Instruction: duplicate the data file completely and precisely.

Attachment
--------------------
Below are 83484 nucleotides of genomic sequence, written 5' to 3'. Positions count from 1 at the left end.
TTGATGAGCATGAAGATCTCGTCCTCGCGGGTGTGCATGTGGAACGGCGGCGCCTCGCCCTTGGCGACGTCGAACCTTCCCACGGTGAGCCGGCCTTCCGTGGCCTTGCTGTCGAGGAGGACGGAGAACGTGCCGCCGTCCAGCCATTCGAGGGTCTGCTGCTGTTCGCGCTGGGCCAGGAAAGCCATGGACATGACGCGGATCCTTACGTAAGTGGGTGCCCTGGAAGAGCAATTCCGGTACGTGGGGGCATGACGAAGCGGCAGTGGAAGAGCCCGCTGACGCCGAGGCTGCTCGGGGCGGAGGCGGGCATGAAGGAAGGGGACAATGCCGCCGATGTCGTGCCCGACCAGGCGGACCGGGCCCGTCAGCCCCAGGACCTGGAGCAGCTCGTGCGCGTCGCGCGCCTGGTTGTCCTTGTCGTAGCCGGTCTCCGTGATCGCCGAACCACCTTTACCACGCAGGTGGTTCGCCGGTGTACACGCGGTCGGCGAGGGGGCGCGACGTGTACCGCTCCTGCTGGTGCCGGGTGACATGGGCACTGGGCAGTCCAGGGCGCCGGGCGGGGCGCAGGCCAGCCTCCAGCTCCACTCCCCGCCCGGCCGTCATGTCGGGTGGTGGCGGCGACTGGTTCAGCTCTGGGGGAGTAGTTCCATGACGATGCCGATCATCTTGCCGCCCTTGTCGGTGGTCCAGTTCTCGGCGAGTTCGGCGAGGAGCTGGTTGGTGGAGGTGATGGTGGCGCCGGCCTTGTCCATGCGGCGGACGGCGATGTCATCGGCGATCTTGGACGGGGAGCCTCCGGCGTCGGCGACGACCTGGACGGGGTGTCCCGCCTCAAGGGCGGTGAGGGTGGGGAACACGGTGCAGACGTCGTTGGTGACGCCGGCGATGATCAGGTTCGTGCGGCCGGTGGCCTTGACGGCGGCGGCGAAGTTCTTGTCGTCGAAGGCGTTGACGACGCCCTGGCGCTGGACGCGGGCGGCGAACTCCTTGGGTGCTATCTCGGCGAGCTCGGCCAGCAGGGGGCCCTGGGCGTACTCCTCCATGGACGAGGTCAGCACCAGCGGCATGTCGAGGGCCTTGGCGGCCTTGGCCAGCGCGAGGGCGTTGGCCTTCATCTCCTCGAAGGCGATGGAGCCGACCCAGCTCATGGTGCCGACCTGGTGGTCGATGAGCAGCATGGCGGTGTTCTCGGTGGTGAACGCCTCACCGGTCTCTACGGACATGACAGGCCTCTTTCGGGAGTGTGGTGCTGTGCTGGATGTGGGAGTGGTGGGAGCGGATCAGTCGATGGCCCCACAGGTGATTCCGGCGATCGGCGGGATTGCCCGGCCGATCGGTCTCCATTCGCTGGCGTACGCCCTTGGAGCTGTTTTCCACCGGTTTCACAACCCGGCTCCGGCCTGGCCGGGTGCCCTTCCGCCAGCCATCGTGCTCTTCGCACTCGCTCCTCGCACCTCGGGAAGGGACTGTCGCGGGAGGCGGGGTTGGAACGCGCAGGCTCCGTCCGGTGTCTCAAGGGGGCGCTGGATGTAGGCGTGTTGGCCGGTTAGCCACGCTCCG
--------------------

Below are 83484 nucleotides of genomic sequence, written 5' to 3'. Positions count from 1 at the left end.
TTGATGAGCATGAAGATCTCGTCCTCGCGGGTGTGCATGTGGAACGGCGGCGCCTCGCCCTTGGCGACGTCGAACCTTCCCACGGTGAGCCGGCCTTCCGTGGCCTTGCTGTCGAGGAGGACGGAGAACGTGCCGCCGTCCAGCCATTCGAGGGTCTGCTGCTGTTCGCGCTGGGCCAGGAAAGCCATGGACATGACGCGGATCCTTACGTAAGTGGGTGCCCTGGAAGAGCAATTCCGGTACGTGGGGGCATGACGAAGCGGCAGTGGAAGAGCCCGCTGACGCCGAGGCTGCTCGGGGCGGAGGCGGGCATGAAGGAAGGGGACAATGCCGCCGATGTCGTGCCCGACCAGGCGGACCGGGCCCGTCAGCCCCAGGACCTGGAGCAGCTCGTGCGCGTCGCGCGCCTGGTTGTCCTTGTCGTAGCCGGTCTCCGTGATCGCCGAACCACCTTTACCACGCAGGTGGTTCGCCGGTGTACACGCGGTCGGCGAGGGGGCGCGACGTGTACCGCTCCTGCTGGTGCCGGGTGACATGGGCACTGGGCAGTCCAGGGCGCCGGGCGGGGCGCAGGCCAGCCTCCAGCTCCACTCCCCGCCCGGCCGTCATGTCGGGTGGTGGCGGCGACTGGTTCAGCTCTGGGGGAGTAGTTCCATGACGATGCCGATCATCTTGCCGCCCTTGTCGGTGGTCCAGTTCTCGGCGAGTTCGGCGAGGAGCTGGTTGGTGGAGGTGATGGTGGCGCCGGCCTTGTCCATGCGGCGGACGGCGATGTCATCGGCGATCTTGGACGGGGAGCCTCCGGCGTCGGCGACGACCTGGACGGGGTGTCCCGCCTCAAGGGCGGTGAGGGTGGGGAACACGGTGCAGACGTCGTTGGTGACGCCGGCGATGATCAGGTTCGTGCGGCCGGTGGCCTTGACGGCGGCGGCGAAGTTCTTGTCGTCGAAGGCGTTGACGACGCCCTGGCGCTGGACGCGGGCGGCGAACTCCTTGGGTGCTATCTCGGCGAGCTCGGCCAGCAGGGGGCCCTGGGCGTACTCCTCCATGGACGAGGTCAGCACCAGCGGCATGTCGAGGGCCTTGGCGGCCTTGGCCAGCGCGAGGGCGTTGGCCTTCATCTCCTCGAAGGCGATGGAGCCGACCCAGCTCATGGTGCCGACCTGGTGGTCGATGAGCAGCATGGCGGTGTTCTCGGTGGTGAACGCCTCACCGGTCTCTACGGACATGACAGGCCTCTTTCGGGAGTGTGGTGCTGTGCTGGATGTGGGAGTGGTGGGAGCGGATCAGTCGATGGCCCCACAGGTGATTCCGGCGATCGGCGGGATTGCCCGGCCGATCGGTCTCCATTCGCTGGCGTACGCCCTTGGAGCTGTTTTCCACCGGTTTCACAACCCGGCTCCGGCCTGGCCGGGTGCCCTTCCGCCAGCCATCGTGCTCTTCGCACTCGCTCCTCGCACCTCGGGAAGGGACTGTCGCGGGAGGCGGGGTTGGAACGCGCAGGCTCCGTCCGGTGTCTCAAGGGGGCGCTGGATGTAGGCGTGTTGGCCGGTTAGCCACGCTCCG